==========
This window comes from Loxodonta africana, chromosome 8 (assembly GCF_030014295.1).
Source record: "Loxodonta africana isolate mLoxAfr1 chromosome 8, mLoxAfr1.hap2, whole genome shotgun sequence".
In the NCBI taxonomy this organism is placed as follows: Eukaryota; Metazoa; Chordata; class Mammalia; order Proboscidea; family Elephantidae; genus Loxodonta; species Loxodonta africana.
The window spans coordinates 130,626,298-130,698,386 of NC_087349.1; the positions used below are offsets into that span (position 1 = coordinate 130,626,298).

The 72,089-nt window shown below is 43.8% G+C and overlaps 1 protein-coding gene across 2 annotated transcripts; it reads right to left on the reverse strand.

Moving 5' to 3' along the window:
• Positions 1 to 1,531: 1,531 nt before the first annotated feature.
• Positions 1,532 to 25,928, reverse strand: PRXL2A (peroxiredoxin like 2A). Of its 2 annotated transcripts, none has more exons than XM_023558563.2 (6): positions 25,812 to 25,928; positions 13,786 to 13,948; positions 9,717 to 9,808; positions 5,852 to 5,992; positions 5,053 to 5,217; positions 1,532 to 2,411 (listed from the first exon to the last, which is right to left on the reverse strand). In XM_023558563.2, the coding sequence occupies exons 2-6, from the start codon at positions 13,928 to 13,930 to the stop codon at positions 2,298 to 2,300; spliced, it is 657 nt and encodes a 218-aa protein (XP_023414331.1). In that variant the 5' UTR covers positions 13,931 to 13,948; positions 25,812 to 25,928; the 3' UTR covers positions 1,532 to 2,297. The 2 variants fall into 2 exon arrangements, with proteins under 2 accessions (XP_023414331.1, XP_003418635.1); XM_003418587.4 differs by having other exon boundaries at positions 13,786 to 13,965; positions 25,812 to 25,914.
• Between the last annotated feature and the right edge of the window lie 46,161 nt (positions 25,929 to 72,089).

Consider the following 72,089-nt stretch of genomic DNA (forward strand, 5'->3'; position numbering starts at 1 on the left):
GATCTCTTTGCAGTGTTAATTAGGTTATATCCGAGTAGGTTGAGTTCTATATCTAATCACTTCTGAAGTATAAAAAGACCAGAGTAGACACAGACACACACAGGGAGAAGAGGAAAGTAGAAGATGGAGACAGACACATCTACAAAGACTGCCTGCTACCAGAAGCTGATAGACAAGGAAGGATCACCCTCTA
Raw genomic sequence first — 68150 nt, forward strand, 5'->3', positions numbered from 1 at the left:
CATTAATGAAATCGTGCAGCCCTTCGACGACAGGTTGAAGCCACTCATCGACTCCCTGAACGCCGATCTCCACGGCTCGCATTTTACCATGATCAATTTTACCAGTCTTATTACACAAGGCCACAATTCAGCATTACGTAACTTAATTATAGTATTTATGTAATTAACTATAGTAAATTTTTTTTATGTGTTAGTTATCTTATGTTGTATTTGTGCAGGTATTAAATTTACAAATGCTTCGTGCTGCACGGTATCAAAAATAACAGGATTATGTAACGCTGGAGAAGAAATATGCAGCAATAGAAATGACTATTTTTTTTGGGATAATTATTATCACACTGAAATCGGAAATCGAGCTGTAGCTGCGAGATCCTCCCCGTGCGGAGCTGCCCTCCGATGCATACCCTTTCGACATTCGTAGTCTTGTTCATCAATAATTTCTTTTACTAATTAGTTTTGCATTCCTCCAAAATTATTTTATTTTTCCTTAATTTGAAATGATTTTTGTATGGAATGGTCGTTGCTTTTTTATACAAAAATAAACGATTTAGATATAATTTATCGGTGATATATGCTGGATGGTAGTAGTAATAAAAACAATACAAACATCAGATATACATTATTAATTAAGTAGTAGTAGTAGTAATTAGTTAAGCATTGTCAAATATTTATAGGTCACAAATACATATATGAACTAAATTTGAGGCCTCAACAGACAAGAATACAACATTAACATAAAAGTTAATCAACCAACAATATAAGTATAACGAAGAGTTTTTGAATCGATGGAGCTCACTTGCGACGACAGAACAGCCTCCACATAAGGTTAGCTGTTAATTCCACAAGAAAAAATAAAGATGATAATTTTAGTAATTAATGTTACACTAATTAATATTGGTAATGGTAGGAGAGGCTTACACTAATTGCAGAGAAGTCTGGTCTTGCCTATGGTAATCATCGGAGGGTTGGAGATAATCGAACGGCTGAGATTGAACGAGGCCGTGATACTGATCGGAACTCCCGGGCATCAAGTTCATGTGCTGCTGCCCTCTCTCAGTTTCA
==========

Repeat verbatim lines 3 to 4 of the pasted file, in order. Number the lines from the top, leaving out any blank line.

In the NCBI taxonomy this organism is placed as follows: Eukaryota; Metazoa; Chordata; class Mammalia; order Proboscidea; family Elephantidae; genus Loxodonta; species Loxodonta africana.
The window spans coordinates 130,626,298-130,698,386 of NC_087349.1; the positions used below are offsets into that span (position 1 = coordinate 130,626,298).